Street art in Phnom Penh that captured the sentiment for 2015.

Street art in Phnom Penh that captured the sentiment for 2015.

The time to reflect on the year gone by and plan for the next is upon us once more.

Each year I like to consciously recognise what went well, what didn’t, and to identify the differences that made THE difference between the two. You can see the full process I follow here – Annual Review 2013.

Overall, 2014 has been an amazing year full of new countries, people and experiences. I cycled 8600 miles from Turkey, through Iran, with a stop off in Dubai on route to India, Nepal, Myanmar, Thailand, Laos, Cambodia, and into Ho Chi Minh City, Vietnam, where I now reside. That said, much of what I set out to achieve has not come to pass.

The view from my balcony in Ho Chi Minh.

The view from my balcony in Ho Chi Minh.


I’ll spare you the details this year and concentrate instead on the differences that made THE difference:

Belief, Focus and Attitude

Each goal I didn’t achieve came down to a lack of focus on the desired outcome, each goal I achieved happened due to consistent focus on what I wanted. On the surface this is not rocket science, or particularly helpful, I had to dig deeper to uproot the factors that re-directed my focus.

More often than not, fear, discomfort or self doubt about my ability to achieve a specific goal shifted my focus away from the steps required to make it a reality – focusing instead on the reasons why I could not achieve the goal. At the time, the shift in focus was unconscious, usually triggered by an obstacle and followed by negative self-talk.

For example, when learning a language in a new country I would use words and phrases of the target language with native speakers, and still not be understood (speaking Scottish in different languages often creates that result!). That would act as an obstacle to learning the language, followed by frustration and negative self-talk which shifted my focus onto the reasons why I could not learn the language. All of which reinforced any underlying fear, discomfort or self doubt I had about learning the new language. On a higher level my focus on learning languages shifted to the route of least resistance: charades! Unfortunately, that was a very ineffective way of communicating and often resulted in frustrating exchanges of money for stuff I didn’t want – think: offal stew or sheep’s head instead of rice and vegetables!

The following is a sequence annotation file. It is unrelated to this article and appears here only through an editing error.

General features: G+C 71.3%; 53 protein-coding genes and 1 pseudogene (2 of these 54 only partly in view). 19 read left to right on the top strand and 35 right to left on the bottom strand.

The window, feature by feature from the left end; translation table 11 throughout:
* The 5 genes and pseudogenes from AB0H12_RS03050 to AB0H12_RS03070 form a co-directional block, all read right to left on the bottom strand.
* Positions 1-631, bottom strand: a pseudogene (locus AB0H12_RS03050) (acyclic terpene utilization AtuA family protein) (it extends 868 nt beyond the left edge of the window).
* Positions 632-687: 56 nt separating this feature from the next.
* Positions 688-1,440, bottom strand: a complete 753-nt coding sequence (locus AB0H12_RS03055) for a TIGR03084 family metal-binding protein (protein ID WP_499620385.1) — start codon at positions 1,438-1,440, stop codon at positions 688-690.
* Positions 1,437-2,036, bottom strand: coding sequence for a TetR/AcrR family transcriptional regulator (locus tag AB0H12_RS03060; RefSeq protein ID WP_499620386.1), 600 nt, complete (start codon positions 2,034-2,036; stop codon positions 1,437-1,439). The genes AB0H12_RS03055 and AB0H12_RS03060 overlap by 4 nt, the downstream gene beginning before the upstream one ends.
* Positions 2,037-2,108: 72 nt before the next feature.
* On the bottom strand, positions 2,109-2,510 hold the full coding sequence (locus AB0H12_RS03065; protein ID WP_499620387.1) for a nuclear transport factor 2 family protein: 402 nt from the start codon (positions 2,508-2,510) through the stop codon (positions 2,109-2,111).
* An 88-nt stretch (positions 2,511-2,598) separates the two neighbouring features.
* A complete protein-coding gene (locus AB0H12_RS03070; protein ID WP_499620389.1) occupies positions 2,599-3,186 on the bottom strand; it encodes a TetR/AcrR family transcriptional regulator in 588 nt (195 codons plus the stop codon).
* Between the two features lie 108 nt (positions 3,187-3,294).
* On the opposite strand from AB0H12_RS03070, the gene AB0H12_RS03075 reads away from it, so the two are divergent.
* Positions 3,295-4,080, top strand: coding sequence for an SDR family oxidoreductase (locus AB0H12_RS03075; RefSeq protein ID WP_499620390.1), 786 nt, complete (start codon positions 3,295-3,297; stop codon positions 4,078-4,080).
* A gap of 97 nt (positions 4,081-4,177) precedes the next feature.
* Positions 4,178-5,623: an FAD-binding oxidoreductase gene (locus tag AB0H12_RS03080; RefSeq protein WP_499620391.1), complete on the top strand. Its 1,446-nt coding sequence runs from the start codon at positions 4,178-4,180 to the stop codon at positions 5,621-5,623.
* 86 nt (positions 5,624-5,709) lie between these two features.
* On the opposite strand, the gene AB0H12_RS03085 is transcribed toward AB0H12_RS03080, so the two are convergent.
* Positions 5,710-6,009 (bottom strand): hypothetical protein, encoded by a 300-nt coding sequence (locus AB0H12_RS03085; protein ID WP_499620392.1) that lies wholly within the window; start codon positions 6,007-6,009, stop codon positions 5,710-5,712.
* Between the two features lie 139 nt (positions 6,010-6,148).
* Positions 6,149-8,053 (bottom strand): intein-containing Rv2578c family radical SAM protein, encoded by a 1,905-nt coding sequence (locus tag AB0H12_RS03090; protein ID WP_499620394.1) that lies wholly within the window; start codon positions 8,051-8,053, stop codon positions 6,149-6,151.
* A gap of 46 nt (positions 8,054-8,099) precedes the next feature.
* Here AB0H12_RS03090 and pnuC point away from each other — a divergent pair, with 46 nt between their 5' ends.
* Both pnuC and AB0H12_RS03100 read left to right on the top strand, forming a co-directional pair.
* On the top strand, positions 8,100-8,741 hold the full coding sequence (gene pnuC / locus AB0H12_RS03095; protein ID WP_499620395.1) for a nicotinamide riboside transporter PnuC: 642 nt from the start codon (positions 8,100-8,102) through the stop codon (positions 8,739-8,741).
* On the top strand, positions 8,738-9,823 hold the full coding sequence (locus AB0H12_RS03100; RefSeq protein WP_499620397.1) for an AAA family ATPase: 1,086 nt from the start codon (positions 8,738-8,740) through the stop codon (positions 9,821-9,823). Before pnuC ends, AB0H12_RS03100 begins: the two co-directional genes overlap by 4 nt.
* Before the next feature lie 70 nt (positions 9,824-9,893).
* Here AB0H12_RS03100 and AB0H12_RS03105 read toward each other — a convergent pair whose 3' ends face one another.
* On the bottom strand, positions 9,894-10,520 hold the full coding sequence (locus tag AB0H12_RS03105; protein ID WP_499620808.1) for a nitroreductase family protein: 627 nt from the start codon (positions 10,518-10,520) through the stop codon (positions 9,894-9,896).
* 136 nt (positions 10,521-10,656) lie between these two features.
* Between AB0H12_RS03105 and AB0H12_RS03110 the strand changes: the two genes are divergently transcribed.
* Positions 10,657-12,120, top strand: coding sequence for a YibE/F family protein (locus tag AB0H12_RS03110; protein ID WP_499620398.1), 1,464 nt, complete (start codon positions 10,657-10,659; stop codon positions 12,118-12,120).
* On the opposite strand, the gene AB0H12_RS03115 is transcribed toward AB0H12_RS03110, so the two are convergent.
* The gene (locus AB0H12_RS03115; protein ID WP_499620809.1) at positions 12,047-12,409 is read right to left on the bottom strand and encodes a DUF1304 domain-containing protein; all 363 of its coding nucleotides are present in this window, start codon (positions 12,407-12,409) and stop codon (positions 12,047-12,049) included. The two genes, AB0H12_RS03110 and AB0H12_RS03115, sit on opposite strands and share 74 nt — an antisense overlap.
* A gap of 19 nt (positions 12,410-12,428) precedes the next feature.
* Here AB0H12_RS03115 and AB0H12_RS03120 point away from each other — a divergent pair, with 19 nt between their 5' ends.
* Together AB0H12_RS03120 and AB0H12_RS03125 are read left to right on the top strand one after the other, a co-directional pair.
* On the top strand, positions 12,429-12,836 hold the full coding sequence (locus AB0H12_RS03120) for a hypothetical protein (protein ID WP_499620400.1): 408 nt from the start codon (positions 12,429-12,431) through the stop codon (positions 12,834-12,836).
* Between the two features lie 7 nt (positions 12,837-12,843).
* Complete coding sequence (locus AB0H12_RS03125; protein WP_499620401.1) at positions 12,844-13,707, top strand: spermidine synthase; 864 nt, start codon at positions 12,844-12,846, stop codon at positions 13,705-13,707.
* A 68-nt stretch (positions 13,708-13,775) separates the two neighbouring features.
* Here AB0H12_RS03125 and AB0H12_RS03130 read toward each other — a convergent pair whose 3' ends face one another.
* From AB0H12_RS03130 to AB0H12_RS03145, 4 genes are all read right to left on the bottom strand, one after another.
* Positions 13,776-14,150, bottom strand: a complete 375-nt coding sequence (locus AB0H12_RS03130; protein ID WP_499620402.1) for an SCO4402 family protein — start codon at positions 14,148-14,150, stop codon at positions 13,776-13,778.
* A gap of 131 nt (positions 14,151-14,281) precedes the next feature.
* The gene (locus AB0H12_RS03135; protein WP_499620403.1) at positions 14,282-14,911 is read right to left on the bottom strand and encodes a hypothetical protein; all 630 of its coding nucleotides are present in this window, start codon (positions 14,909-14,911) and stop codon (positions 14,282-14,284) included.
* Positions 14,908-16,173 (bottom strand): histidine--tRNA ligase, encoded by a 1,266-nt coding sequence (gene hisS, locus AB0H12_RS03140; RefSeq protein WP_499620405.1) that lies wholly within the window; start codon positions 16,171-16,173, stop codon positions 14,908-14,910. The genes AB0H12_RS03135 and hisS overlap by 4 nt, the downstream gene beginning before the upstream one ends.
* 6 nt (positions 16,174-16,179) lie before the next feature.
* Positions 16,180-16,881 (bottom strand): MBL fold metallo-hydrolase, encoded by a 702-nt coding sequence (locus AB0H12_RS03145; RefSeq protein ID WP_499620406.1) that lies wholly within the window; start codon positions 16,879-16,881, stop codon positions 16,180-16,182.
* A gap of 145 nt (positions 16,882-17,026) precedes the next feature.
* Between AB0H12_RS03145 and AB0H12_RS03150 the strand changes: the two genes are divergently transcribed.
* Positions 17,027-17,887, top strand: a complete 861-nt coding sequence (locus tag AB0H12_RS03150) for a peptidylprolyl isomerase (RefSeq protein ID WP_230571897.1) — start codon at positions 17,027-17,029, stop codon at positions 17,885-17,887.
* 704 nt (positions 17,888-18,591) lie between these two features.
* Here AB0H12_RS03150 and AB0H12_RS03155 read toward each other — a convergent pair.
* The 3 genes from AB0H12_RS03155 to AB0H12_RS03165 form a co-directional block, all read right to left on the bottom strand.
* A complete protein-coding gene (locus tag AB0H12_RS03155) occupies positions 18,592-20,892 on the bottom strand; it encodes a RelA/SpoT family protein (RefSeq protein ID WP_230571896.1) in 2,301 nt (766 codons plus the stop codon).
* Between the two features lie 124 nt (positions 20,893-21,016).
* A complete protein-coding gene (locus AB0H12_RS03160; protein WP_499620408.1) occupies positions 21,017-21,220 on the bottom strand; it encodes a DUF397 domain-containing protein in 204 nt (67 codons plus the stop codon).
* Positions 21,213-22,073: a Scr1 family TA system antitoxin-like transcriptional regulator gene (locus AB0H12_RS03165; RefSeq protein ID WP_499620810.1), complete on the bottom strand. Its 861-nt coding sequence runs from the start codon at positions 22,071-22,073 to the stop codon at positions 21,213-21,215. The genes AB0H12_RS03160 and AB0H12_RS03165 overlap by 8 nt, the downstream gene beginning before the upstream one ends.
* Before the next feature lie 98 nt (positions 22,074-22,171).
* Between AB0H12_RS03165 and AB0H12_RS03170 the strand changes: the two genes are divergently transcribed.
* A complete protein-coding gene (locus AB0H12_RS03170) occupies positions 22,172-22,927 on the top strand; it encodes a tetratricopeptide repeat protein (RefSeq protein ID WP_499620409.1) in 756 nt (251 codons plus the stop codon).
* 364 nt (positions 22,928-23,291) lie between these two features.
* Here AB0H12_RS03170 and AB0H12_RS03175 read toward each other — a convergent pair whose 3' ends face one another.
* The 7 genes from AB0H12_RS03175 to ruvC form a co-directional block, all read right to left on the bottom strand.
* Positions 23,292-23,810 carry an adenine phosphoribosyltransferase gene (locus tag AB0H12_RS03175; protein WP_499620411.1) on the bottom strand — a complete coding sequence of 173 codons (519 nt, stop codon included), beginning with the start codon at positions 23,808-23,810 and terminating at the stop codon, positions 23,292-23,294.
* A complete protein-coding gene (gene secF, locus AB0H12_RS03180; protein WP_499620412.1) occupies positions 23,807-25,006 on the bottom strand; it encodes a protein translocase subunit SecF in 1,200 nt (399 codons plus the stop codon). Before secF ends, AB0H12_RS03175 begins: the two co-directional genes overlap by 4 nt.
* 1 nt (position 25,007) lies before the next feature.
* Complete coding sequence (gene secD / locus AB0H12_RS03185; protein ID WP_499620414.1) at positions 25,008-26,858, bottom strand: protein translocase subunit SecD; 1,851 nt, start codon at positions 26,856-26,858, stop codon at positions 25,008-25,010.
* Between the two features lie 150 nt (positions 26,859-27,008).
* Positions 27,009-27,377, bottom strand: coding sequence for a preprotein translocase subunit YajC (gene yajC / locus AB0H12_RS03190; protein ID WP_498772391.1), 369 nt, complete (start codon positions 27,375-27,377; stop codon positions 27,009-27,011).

Over the last few months I struggled to add a new blog post each week because I got out of the habit of writing, which made the process more difficult. I then started to question if I had anything valuable to say (lack of belief) and allowed negative self-talk to sabotage my writing efforts. Whether I do have anything valuable to say is questionable, but there’s nothing new about that.

The point is that writing, being creative, learning a new language, meditating, cycling or practising yoga all require different mental and physical muscles. When we stop flexing them they atrophy – sadly, we can’t go to the gym once and remain fit forever – we have to keep going. In my experience, just consistently showing up is more important than what you do once you get there because it reinforces belief, attitude and focus towards what one wants.

The same pattern of thoughts and behaviours was present when I looked at each of my failures and caused me to consider how I could fundamentally hack the cycle.

Conversely, when I looked at my successes they all occurred as a result of unquestionable belief and persistent, habitual behaviour. Cycling, practising yoga and meditating are areas where I achieved what I set out to, not because I didn’t meet obstacles, fear, discomfort or self doubt, but because I believed I could overcome them, and made a habit of doing so.